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Working vacation

December 17th, 2008 | Posted by Amy Boughner in Personal

It’s been a long four weeks since I got back from my post-election vacation and some of the most exciting in Canadian political history, but I am ready for my Christmas vacation and incredibly happy that it starts tomorrow.

I hope to come back to a calmed-down office and a resolved transit strike.

But now I will think only of the two lovely weeks ahead of me and what I plan to do with them:

1) I will finish my scarf and at least one of socks I’ve got on my needles

2) I will read (I finished Twiling last night – meh – and I have a pile of books to get started on, including the Yarn Harlot’s new one)

3) I will give my puppy all the exercise his little heart desires (depending on the weather)

4) I will clean the house and purge (I hate having so many things just lying around)

5) I will lose my voice screaming in support of our boys at the Canada-US game in the greatest tournament ever (World Junior Hockey Championships!)

6) I will make an effort to keep up with the news

7) I will get exercise and work on watching what I eat. I’ve been doing better, but not well.

8) I will try to be inspired every day, write something every day and generally keep the creative part of me happy every day. I might even start sketching again.

9) I will make an honest attempt at mapping out my future.

I will come back to work refreshed and ready to go with plans in place and the drive to impress my bosses. They keep telling us that they want our office to be less like a drive-thru (meaning, they don’t want to have to come to us and “order,” they want us to anticipate their needs), and I want to bring ideas forth.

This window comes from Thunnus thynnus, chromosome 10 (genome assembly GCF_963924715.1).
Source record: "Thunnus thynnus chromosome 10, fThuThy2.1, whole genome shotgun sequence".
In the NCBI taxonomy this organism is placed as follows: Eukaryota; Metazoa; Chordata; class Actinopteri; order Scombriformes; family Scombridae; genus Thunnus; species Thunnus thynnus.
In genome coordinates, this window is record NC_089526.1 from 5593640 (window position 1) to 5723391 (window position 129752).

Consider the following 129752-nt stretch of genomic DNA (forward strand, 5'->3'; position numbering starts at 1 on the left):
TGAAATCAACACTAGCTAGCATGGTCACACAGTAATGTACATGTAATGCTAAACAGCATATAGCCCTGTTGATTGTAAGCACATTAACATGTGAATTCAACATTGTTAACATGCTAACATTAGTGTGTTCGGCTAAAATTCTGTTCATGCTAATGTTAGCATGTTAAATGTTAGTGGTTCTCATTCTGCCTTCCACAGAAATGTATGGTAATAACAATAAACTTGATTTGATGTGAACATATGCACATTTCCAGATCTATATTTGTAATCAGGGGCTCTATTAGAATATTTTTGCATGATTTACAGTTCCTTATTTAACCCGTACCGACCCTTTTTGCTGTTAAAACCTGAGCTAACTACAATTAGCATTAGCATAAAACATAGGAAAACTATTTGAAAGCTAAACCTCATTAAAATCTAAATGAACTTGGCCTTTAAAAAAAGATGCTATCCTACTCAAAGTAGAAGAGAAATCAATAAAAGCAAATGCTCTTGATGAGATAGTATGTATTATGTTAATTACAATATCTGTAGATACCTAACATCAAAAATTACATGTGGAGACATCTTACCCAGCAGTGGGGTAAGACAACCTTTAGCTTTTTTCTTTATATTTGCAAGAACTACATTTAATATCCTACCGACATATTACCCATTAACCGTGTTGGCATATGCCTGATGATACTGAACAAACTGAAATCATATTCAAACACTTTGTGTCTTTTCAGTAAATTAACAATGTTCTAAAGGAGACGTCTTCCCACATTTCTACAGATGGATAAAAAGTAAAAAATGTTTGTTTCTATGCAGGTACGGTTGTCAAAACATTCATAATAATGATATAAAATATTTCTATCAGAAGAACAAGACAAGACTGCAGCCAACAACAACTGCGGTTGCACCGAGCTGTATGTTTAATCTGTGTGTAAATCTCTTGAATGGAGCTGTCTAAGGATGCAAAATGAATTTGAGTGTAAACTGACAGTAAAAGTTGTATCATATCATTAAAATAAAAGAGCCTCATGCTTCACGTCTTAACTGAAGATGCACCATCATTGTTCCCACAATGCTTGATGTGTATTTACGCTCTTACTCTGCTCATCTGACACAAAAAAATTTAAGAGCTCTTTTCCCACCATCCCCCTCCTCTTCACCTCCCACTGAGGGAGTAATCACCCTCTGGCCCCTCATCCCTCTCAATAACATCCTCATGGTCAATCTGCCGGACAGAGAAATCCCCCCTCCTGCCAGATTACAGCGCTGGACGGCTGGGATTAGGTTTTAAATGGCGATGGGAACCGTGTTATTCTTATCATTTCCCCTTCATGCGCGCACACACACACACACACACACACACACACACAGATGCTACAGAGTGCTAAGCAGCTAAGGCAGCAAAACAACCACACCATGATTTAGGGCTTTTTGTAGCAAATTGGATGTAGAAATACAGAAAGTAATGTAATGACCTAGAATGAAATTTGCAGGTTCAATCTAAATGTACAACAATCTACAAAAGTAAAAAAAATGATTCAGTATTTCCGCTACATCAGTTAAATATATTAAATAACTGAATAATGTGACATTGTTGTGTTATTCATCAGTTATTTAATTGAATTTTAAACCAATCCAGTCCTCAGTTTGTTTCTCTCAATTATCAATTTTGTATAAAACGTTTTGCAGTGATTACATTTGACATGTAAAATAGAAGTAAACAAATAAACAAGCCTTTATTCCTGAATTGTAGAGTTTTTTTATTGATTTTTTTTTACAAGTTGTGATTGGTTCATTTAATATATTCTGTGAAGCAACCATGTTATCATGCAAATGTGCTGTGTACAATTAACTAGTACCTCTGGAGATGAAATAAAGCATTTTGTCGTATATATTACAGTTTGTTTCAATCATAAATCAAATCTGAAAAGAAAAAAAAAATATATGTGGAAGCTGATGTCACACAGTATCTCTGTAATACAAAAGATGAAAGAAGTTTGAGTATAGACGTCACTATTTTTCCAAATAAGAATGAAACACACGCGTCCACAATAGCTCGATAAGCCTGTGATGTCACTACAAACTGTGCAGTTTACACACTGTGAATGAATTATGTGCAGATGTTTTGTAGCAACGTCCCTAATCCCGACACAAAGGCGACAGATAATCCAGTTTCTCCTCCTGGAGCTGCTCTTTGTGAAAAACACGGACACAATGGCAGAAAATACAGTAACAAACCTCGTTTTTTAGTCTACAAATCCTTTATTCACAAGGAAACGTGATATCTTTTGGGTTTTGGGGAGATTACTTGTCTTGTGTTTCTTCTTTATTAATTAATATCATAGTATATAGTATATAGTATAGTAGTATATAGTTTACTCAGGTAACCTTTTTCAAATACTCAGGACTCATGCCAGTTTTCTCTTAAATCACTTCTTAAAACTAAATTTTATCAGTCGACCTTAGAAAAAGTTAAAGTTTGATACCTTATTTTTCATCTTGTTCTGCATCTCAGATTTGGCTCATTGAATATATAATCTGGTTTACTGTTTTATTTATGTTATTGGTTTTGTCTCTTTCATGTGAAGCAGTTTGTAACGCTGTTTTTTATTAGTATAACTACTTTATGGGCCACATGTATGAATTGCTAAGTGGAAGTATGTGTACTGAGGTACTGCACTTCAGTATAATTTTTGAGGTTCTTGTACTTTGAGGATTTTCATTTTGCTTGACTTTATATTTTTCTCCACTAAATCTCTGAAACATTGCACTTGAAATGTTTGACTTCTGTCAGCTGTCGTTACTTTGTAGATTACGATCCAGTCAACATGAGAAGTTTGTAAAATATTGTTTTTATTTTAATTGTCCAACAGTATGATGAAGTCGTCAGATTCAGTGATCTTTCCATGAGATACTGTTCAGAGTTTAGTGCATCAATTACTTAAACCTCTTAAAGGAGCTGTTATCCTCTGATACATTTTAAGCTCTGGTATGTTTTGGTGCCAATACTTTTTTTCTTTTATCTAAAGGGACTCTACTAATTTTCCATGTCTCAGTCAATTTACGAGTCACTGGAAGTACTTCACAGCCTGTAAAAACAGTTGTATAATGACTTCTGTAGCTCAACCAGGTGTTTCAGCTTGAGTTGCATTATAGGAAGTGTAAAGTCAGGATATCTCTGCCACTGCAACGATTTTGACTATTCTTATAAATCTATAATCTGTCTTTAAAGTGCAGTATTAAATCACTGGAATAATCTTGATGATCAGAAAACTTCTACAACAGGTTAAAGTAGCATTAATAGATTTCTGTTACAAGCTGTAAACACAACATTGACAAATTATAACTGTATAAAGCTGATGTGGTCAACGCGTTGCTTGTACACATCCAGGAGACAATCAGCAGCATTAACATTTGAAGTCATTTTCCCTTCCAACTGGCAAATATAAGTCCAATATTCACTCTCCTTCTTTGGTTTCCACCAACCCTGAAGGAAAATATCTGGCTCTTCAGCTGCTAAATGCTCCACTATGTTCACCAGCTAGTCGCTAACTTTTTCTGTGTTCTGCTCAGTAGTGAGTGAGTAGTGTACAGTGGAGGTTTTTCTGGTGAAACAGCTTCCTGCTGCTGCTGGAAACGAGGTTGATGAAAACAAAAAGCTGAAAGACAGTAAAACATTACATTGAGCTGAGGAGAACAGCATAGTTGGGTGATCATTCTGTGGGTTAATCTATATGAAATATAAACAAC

When I was in high school I was very much a quiet person. I only spoke when I was called upon to do so because when I spoke out of turn I usually got embarassed. I hate being wrong and I really hate being called on it.

After high school I took a year off and then went away to college and I was fundamentally changed. In college I wanted to prove that I was smart and I did have ideas and so I spoke up, I raised my hand to give answers, I asked questions. I didn’t care what the people around me thought because I was there for myself and I knew I would only get out what I put in to my education. As a result I was top of my class with a good deal of confidence.

After college I was unemployed for three  months before taking a bad job. The paper I moved across the country to work for folded after two months and I ended up back at home and unemployed for another six months.

That year took a huge toll on me. When I left school I was sure that I was on the right path. I was meant to be a journalist and I was going to succeed – and furthermore I was going to do it without my father’s connections. But I didn’t. At all.

By the time I quit another job and went back to university it had only gotten worse. I am a shadow of that girl and I miss her terribly. She knew she was capable and I second-guess everything. She would hand in assignments knowing that she would get top marks, I hand in work and wait for someone to point out the mistakes I missed.

With the help of a good boss that girl is trying to make a comeback and I intend to do everything I can to help her along.

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